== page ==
(6)

where , and are losses for the score map, rotation map and distance map, respectively. The scale set represents the scale index of the extracted feature maps. The parameter adjusts the weight of the corresponding scale. The factors and control the weights of the three loss terms. We explain the three loss functions in detail as follows.

Loss Function of Score Map

The dice loss is proved to perform well in segmentation tasks to handle the imbalance problem of positive and negative samples [Ronneberger, Fischer, and Brox2015, Milletari, Navab, and Ahmadi2016, Zhang et al.2017]. Motivated by this strategy, the loss for the score map can be written as:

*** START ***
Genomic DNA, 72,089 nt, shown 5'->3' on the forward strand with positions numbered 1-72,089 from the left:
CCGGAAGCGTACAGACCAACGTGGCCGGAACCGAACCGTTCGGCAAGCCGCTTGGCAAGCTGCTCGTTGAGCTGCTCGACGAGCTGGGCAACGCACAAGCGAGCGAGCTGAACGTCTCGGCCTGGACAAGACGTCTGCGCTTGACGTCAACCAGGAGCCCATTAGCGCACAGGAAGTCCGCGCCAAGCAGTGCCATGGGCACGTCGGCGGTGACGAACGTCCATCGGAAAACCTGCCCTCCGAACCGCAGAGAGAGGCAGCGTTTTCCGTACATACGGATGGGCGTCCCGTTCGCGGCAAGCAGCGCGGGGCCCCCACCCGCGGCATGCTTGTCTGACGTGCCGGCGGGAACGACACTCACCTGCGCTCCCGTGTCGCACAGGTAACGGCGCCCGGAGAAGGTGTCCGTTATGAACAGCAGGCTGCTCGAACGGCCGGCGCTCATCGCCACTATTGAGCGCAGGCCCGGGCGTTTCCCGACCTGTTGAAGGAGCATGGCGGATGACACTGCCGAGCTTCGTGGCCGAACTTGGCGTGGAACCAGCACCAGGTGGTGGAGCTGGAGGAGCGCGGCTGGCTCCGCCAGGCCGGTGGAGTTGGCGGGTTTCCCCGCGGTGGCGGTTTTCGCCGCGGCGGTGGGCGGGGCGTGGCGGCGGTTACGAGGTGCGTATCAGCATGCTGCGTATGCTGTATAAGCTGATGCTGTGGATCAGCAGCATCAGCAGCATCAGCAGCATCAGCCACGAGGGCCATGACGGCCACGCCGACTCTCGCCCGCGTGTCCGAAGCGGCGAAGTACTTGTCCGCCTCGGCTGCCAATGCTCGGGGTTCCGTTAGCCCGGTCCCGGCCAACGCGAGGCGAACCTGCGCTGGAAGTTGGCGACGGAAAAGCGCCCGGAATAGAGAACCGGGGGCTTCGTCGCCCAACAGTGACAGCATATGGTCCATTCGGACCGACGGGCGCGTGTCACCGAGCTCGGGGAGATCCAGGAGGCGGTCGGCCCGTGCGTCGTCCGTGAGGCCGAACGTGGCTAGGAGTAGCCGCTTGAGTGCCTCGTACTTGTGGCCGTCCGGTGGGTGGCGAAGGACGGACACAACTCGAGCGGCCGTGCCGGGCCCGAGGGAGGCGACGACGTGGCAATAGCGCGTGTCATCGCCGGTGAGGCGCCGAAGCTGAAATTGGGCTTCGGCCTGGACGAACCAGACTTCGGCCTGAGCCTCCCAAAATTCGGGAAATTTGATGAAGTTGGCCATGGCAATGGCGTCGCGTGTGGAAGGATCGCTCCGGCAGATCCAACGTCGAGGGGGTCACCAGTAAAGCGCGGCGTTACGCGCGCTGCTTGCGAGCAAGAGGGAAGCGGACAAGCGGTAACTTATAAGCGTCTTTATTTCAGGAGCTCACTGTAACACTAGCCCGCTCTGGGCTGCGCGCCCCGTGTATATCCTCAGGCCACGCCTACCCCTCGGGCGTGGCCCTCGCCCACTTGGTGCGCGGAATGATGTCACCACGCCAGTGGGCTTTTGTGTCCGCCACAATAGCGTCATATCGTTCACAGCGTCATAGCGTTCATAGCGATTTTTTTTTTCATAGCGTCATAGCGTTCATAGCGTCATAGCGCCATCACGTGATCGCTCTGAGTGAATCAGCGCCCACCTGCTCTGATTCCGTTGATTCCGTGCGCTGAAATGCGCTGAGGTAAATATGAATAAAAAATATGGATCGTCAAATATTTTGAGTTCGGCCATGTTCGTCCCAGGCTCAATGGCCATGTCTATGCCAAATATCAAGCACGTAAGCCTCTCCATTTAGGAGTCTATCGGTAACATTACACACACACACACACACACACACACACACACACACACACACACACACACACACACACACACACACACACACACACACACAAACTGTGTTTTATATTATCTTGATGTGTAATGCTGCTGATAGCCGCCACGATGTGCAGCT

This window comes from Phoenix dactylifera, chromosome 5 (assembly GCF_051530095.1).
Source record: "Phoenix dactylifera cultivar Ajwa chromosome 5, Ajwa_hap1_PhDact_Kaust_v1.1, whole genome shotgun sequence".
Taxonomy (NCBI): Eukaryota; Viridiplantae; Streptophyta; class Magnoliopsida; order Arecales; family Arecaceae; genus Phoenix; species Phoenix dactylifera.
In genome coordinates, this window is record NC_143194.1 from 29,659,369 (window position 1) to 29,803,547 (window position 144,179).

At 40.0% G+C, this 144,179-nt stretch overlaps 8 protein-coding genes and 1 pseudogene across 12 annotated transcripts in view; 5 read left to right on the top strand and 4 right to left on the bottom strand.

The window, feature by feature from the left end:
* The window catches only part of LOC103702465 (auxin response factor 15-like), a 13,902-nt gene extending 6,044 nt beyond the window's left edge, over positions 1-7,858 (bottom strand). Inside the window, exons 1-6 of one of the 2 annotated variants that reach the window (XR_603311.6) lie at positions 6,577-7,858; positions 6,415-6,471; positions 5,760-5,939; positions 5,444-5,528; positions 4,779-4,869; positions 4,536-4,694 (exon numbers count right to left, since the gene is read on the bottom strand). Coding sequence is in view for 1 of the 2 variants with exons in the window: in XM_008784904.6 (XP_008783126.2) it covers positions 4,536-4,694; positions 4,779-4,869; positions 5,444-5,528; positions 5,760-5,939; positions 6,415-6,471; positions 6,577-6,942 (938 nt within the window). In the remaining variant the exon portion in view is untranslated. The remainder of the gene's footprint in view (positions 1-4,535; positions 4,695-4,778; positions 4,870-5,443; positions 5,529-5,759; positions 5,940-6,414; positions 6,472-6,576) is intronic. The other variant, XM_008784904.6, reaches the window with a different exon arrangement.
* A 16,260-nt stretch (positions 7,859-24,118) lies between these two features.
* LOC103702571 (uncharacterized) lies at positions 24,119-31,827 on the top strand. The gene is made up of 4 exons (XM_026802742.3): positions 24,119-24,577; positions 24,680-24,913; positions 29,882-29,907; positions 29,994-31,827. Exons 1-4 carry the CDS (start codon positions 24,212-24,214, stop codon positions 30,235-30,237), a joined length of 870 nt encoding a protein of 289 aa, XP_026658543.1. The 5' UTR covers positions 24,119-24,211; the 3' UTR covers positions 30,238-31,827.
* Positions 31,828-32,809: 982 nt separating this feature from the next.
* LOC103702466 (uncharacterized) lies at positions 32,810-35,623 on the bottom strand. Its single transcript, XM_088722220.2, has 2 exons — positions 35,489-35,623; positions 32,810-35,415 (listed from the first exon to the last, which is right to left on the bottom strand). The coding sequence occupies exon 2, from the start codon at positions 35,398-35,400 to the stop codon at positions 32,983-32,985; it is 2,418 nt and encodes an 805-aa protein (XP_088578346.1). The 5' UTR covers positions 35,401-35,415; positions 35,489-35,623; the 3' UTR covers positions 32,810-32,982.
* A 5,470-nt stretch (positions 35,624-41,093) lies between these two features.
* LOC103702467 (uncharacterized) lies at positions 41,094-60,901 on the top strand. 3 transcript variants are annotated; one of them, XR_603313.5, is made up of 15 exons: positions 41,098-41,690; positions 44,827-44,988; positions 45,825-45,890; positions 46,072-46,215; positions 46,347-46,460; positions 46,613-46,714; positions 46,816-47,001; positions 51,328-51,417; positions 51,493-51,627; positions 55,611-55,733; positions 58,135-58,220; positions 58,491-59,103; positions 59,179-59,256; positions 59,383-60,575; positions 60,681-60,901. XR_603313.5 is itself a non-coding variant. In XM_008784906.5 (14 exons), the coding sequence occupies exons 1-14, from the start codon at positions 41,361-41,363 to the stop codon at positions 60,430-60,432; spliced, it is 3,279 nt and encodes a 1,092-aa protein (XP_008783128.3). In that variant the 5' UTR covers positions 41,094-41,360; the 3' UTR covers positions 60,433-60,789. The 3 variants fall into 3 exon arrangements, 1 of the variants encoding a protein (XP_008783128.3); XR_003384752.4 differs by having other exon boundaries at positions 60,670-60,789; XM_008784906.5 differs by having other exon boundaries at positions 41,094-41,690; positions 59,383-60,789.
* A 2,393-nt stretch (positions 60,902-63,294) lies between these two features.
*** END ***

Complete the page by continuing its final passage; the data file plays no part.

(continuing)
(7)

where the sums run over the all pixels of the score map. is the value of the pixel in the score map generated by the prediction network, and is the value of pixel in the ground truth map.

Loss Function of Rotation Map

For the rotation angle, we use cosine function to evaluate the distance between the predicted angle and the ground truth :

(8)

Loss Function of Distance Map

Since the loss of distance maps should be scale-invariant, the IoU loss [Everingham et al.2015] is adopted to calculate the loss of distance:

(9)

where and are the predicted axis-aligned box and the ground truth bounding box, respectively.

Methods Level-1(AP/AR)/% Level-2(AP/AR)/% Speed/fps Environment
MS-RFCN [Le et al.2017] 95.1/94.5 86.0/83.4 4.65 6 cores@3.5GHz, 32GB RAM, Titan X GPU
MS-RFCN [Le et al.2016] 94.2/91.1 86.9/77.3 4.65
Multi-scale fast RCNN [Yan et al.2017] 92.8/82.8 84.7/66.5 3.33 6 cores@3.5GHz, 64GB RAM, Titan X GPU
FRCNN [Zhou, Pillai, and Yalla2016] 90.7/55.9 86.5/53.3 - -
YOLO [Redmon et al.2016] 76.4/46.0 69.5/39.1 35.00 6 cores@3.5GHz, 16GB RAM, Titan X GPU
ACF_Depth4 [Das, Ohn-Bar, and Trivedi2015] 70.1/53.8 60.1/40.4 - -